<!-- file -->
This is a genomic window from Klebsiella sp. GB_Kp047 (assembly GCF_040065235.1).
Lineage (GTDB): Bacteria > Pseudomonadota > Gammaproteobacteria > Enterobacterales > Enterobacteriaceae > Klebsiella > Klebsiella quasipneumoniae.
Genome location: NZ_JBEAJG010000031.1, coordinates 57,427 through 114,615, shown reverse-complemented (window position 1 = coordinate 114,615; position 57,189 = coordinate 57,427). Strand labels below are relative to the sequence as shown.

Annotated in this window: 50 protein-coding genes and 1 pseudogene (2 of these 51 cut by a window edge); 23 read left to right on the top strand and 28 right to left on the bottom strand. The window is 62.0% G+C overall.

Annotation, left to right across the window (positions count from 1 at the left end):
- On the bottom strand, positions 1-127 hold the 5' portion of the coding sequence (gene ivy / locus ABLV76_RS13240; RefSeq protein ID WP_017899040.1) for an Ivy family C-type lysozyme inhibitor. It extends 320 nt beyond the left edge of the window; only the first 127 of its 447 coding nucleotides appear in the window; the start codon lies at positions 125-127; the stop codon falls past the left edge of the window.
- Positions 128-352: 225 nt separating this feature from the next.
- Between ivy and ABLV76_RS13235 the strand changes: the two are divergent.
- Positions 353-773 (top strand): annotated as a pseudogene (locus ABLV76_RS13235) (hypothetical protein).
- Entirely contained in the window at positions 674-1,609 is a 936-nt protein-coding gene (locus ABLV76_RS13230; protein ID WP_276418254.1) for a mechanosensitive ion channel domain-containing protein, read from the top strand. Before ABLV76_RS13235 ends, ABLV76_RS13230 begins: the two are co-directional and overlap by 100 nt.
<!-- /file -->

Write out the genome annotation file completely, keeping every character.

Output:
This is a genomic window from Klebsiella sp. GB_Kp047 (assembly GCF_040065235.1).
Lineage (GTDB): Bacteria > Pseudomonadota > Gammaproteobacteria > Enterobacterales > Enterobacteriaceae > Klebsiella > Klebsiella quasipneumoniae.
Genome location: NZ_JBEAJG010000031.1, coordinates 57,427 through 114,615, shown reverse-complemented (window position 1 = coordinate 114,615; position 57,189 = coordinate 57,427). Strand labels below are relative to the sequence as shown.

Annotated in this window: 50 protein-coding genes and 1 pseudogene (2 of these 51 cut by a window edge); 23 read left to right on the top strand and 28 right to left on the bottom strand. The window is 62.0% G+C overall.

Annotation, left to right across the window (positions count from 1 at the left end):
- On the bottom strand, positions 1-127 hold the 5' portion of the coding sequence (gene ivy / locus ABLV76_RS13240; RefSeq protein ID WP_017899040.1) for an Ivy family C-type lysozyme inhibitor. It extends 320 nt beyond the left edge of the window; only the first 127 of its 447 coding nucleotides appear in the window; the start codon lies at positions 125-127; the stop codon falls past the left edge of the window.
- Positions 128-352: 225 nt separating this feature from the next.
- Between ivy and ABLV76_RS13235 the strand changes: the two are divergent.
- Positions 353-773 (top strand): annotated as a pseudogene (locus ABLV76_RS13235) (hypothetical protein).
- Entirely contained in the window at positions 674-1,609 is a 936-nt protein-coding gene (locus ABLV76_RS13230; protein ID WP_276418254.1) for a mechanosensitive ion channel domain-containing protein, read from the top strand. Before ABLV76_RS13235 ends, ABLV76_RS13230 begins: the two are co-directional and overlap by 100 nt.